This week brave Northern Tasmanians came forward at a public council meeting and shared their horrific experiences while living homeless. They shared their fears of dying on the streets, after watching their friends die in such a tragic way.
Homelessness is not a new issue in the state, country or the world. But for Tasmania, the problem only seems to be getting worse, and people's lives are at risk daily.
In recent weeks, and more broadly over the years, The Examiner has highlighted the need to offer more support to those living on the streets, or couch surfing, or sleeping in their cars. There is not one type of homeless person. Not all people who end up on the street have a drug addiction or don't work.
Women escaping family violence, families struggling to find accommodation in a shrinking market, and young people who have slipped through the cracks are all at risk of being homeless.
The most recent stories told during this week's meeting in Launceston included Rowan Eisner, a lecturer for the Tasmanian Institute of Agriculture, who spoke about how housing can impact professionals.
"I had to move seven times in the last eight months," she told the council.
"I now live in a semi-derelict room with no glass in the windows."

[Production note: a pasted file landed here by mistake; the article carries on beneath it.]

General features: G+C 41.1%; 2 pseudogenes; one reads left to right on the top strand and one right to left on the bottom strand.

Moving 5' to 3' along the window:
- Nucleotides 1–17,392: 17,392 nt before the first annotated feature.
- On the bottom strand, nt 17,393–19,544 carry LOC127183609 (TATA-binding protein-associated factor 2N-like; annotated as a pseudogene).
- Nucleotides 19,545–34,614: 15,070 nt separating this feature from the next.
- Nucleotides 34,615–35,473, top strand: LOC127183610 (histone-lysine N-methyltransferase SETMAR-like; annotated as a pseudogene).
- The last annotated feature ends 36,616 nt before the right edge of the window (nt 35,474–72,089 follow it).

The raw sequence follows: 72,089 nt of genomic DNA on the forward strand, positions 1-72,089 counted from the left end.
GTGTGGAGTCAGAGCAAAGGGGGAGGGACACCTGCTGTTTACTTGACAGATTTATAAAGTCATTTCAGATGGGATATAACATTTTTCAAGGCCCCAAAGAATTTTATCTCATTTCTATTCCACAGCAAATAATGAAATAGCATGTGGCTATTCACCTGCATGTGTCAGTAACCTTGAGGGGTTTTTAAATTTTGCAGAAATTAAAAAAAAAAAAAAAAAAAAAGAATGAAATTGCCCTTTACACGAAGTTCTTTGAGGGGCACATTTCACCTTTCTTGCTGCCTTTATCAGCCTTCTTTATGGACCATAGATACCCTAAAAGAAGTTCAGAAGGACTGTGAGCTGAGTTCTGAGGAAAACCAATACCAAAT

With housing prices rising dramatically, and government promises to build more affordable accommodation only playing catch up to a problem that has existed for years, there is little hope for those who are spending tonight out in the cold - yet again. For women escaping family violence, there needs to be more emergency accommodation. The state and federal governments have announced funding for shelters such as Magnolia Place in the North, but there are shelters across the state with lines out the door and women on waiting lists.
These women must choose between potentially dying at home at the hands of their violent partner, or dying on the street. It is a reality Allison - a woman who also shared her story during the council meeting - has faced since living on the streets.
"I've lost four friends in the last six years living this way," she said.
"They've died around me on the streets. I feel my time is next. Six years I have lived like this, domestic violence brought me here. " There are some fantastic initiatives, such as the mobile locker project created by Strike it Out founder Kirsten Ritchie, which the council passed a motion for a 12-month contract during the meeting.
But there needs to be more action, and immediate action. Councils, governments, and organisations need to work together to find a solution that not only gets people off the streets, but keeps them off the streets.
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